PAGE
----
UPDATE, 5:33 PM: The MPAA has issued this response from Joan Graves, chair of the association’s Classification and Rating Administration, which doles out movie ratings. Here it is:
“Bullying is a serious issue and is a subject that parents should discuss with their children. The MPAA agrees with the Weinstein Company that Bully can serve as a vehicle for such important discussions.
The MPAA also has the responsibility, however, to acknowledge and represent the strong feedback from parents throughout the country who want to be informed about content in movies, including language.
The rating and rating descriptor of ‘some language,’ indicate to parents that this movie contains certain language. With that, some parents may choose to take their kids to this movie and others may not, but it is their choice and not ours to make for them. The R rating is not a judgment on the value of any movie. The rating simply conveys to parents that a film has elements strong enough to require careful consideration before allowing their children to view it. Once advised, many parents may take their kids to see an R-rated film. School districts, similarly, handle the determination of showing movies on a case-by-case basis and have their own guidelines for parental approval.”
Privately, an MPAA insider told Deadline’s Nikki Finke that Harvey Weinstein is threatening a “leave of absence” from the MPAA ratings system for “Pure publicity. He is not a member so he can’t take a leave. He might choose not to have his films rated, which is his right. It is up to theaters if they want to show unrated films. Some do. Others don’t.”
PREVIOUS, BREAKING… Harvey Weinstein today says his company is considering “a leave of absence from the MPAA for the foreseeable future”. It’s not a member of the movie studio lobbying and ratings group. But this follows the association upholding its R-rating on the indie distributor’s documentary Bully. The ruling puts a dent in Harvey Weinstein’s plan for the studio and filmmakers to show the film as a teaching tool in middle schools and high schools (a screening of the film is planned for tomorrow at LA’s Fairfax High). The ratings board originally gave the documentary about school bullying the rating based on language, and Weinstein personally attended the appeals hearing today; the board requires a two-thirds vote, and Weinstein says the Lee Hirsch-directed film fell one vote short of becoming PG-13.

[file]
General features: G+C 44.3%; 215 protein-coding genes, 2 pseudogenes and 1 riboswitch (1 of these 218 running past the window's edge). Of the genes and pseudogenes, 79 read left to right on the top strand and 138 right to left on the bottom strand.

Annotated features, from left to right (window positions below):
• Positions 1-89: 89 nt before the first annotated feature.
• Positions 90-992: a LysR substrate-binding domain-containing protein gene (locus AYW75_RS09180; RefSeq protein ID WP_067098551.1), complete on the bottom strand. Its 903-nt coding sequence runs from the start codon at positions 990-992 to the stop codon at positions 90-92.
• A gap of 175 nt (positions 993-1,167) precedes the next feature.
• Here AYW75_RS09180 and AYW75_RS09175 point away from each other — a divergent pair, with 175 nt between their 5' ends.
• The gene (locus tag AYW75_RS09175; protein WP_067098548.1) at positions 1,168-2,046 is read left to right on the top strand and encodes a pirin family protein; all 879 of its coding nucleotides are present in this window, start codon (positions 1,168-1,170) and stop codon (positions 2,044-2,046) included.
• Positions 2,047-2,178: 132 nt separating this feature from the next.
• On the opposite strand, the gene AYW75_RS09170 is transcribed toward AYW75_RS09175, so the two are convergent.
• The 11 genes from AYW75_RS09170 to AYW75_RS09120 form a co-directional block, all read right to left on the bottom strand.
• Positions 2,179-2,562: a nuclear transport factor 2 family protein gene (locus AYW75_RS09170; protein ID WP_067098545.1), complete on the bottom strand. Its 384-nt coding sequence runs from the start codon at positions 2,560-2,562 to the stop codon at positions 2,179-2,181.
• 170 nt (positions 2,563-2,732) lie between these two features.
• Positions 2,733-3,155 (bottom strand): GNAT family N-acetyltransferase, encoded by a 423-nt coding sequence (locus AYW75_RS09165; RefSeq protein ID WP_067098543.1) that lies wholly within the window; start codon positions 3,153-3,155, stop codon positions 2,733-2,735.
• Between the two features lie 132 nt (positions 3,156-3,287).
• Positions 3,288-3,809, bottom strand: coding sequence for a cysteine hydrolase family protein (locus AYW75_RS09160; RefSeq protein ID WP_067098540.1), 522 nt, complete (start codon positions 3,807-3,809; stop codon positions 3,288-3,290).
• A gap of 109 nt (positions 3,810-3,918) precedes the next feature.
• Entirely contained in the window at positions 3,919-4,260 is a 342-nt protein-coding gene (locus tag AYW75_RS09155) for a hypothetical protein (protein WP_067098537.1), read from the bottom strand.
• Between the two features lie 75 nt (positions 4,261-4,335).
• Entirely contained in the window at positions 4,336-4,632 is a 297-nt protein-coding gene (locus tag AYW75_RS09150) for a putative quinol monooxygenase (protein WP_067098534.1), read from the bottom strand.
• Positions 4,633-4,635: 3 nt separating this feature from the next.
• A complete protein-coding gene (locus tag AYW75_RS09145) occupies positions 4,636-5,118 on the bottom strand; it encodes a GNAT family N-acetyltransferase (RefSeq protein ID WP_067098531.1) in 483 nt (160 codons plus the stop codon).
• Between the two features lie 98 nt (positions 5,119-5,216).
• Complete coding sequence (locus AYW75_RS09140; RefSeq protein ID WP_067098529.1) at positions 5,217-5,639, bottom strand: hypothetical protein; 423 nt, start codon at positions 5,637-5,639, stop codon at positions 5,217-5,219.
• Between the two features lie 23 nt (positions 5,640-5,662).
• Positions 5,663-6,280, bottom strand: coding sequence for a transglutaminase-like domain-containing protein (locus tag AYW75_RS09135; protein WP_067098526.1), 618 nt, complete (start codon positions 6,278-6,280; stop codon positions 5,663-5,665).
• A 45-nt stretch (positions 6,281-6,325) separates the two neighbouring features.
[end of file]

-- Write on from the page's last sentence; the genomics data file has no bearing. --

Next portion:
It’s unclear how Weinstein Co would show its films without an MPAA rating; although not required, an unrated film rarely is screened in theaters per a longstanding though nonbinding agreement between exhibitors and the MPAA. The current ratings system has been in place since 1968.
Here’s Weinstein’s statement:
As of today, The Weinstein Company is considering a leave of absence from the MPAA for the foreseeable future. We respect the MPAA and their process but feel this time it has just been a bridge too far.
I have been through many of these appeals, but this one vote loss is a huge blow to me personally. Alex Libby gave an impassioned plea and eloquently defended the need for kids to be able to see this movie on their own, not with their parents, because that is the only way to truly make a change.
With school-age children of my own, I know this is a crucial issue and school districts across the U.S. have responded in kind. The Cincinnati school district signed on to bus 40,000 of their students to the movie – but because the appeals board retained the R rating, the school district will have to cancel those plans.
I personally am going to ask celebrities and personalities worldwide, from Lady Gaga (who has a foundation of her own) to the Duchess of Cambridge (who was a victim of bullying and donated wedding proceeds) to First Lady Michelle Obama (whose foundation has reached out to us as well), to take a stand with me in eradicating bullying and getting the youth into see this movie without restriction.